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India's capitulation complete

England seals 3-1 series triumph after innings and 244-run rout as visitors are blown away for 94 in second innings

India's capitulation complete - Cricket News
Alastair Cook celebrates with team after England beats India.
This was the sort of day when you had to suspend belief, especially if you had come through the turnstiles expecting a bit of fight from India. First, it gave England an hour of batting practice, conceding a whopping 101 in 11.3 overs. Joe Root, unbeaten on 92 overnight, romped to an unbeaten 149, an effort that would win him the man of the match award. 

Chris Jordan, unsure of his place after an underwhelming display in Southampton, finished with 4 for 18 as India was skittled for 94 in 29.2 overs on the third day of the final Test at The Oval on Sunday (August 17).
Trailing by 338 after the first innings as England stretched its overnight 385 for 7 to 486, India thus slumped to an innings and 244-run drubbing, its third heaviest defeat ever, thus surrendering the series 3-1.
Both openers were back in the pavilion before lunch. M Vijay, whose series trajectory has mirrored India’s steep descent since Lord’s, was undone by a James Anderson delivery that swung back to rap the pads. Gautam Gambhir, who barely managed to put bat to ball, was then run out by a direct hit from Chris Woakes at midwicket, after setting off for a quick single.
The shower that followed Gambhir to the pavilion meant a 50-minute delay and on resumption, one batsman after another returned to the pavilion in quick succession.
Cheteshwar Pujara, who finished the series with 222 runs, got a beautiful ball from Anderson, one that held its line before kissing the edge. Ajinkya Rahane, whose century had set up a Test win in London a month earlier, then fenced at a length ball from Stuart Broad and looked back to see Gary Ballance dive full length to his left from third slip to pouch a stunner an inch off the ground.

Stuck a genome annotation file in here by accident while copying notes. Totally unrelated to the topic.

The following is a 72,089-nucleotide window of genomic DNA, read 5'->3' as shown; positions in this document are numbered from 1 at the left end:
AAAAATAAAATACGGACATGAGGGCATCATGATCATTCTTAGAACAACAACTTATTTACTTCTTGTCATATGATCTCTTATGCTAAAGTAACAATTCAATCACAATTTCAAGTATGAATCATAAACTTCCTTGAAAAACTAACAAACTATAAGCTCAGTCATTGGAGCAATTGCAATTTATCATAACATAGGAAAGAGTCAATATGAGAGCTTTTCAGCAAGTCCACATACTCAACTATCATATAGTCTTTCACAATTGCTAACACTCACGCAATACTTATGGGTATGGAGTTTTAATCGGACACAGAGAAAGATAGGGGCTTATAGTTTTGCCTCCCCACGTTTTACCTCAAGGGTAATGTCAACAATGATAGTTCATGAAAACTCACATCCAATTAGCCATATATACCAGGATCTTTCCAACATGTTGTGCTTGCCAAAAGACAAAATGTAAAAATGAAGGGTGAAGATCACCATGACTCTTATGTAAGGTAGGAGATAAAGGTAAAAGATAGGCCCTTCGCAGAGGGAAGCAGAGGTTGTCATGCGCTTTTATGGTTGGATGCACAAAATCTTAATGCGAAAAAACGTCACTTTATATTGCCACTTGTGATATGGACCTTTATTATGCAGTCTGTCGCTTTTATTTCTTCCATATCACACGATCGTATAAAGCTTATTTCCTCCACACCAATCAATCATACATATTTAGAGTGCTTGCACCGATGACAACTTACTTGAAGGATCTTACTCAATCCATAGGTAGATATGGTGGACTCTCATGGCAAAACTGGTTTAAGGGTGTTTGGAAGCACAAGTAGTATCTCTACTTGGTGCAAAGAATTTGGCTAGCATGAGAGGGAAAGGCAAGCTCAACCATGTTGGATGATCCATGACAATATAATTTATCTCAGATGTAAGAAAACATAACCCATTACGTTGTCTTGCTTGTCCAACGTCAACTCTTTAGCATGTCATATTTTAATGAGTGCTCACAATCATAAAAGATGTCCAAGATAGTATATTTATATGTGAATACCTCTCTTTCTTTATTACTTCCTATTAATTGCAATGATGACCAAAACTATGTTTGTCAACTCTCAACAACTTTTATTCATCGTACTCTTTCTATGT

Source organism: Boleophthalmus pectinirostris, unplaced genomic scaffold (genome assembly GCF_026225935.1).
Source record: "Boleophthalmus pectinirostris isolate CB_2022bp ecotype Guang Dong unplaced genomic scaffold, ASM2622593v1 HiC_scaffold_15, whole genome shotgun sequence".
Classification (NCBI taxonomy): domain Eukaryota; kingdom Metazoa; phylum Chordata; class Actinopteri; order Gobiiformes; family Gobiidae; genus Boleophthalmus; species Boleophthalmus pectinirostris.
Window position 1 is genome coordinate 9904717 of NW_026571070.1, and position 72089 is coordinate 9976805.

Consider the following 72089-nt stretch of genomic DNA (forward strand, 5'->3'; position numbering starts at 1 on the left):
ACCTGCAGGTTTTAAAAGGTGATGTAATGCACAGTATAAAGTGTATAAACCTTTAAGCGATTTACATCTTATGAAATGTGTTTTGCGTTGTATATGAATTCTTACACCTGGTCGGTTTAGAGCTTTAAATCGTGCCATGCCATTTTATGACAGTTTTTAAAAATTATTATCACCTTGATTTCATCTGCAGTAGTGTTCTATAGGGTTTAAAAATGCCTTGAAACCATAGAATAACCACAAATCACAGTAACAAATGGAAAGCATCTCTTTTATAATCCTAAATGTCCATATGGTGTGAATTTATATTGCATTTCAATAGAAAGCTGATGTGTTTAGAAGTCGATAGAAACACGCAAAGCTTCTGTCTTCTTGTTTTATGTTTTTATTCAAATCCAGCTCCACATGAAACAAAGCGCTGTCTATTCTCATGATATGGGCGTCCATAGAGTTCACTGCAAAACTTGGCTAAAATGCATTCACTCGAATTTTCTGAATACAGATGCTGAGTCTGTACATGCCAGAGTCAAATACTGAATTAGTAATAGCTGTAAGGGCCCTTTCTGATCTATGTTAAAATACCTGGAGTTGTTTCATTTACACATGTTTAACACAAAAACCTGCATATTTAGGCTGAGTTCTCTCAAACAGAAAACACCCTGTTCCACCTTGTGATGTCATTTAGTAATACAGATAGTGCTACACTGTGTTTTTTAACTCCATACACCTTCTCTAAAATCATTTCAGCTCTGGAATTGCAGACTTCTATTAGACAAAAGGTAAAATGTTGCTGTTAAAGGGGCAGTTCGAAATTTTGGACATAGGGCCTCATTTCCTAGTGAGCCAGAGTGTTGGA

MS Dhoni’s batting had been one of the few redeeming features of India's recent batting capitulations, but on this occasion he didn’t even trouble the scorers, as an inside edge on to the thigh pad off Woakes looped up to short-leg.
Virat Kohli had struck a couple of fine drives and seen Woakes put down a difficult return catch, but his dismissal for 20 summed up India's poor tour. Jordan found away movement, and Kohli’s attempt to clip the ball through midwicket flew off the edge to Alastair Cook at first slip.
Jordan ran through the tail even as Varun Aaron ran himself out, Moeen Ali effecting the dismissal from deep square-leg. 

Earlier, Root hadn’t dawdled while in sight of three figures and a clip through midwicket took him to the landmark off just 135 balls. What followed was just carnage. Jordan was caught behind off Ishant Sharma, but Broad came out and started swinging at nearly everything. 
Anderson got a rough decision soon after drinks, giving R Ashwin a third wicket for the innings, but by then, the lead was 338 and Indian thoughts had long since turned to rain and survival. The rain did come down, briefly. But England became the first team since Don Bradman’s Australia in 1936-37 to win the last three Tests of a series after falling behind. 

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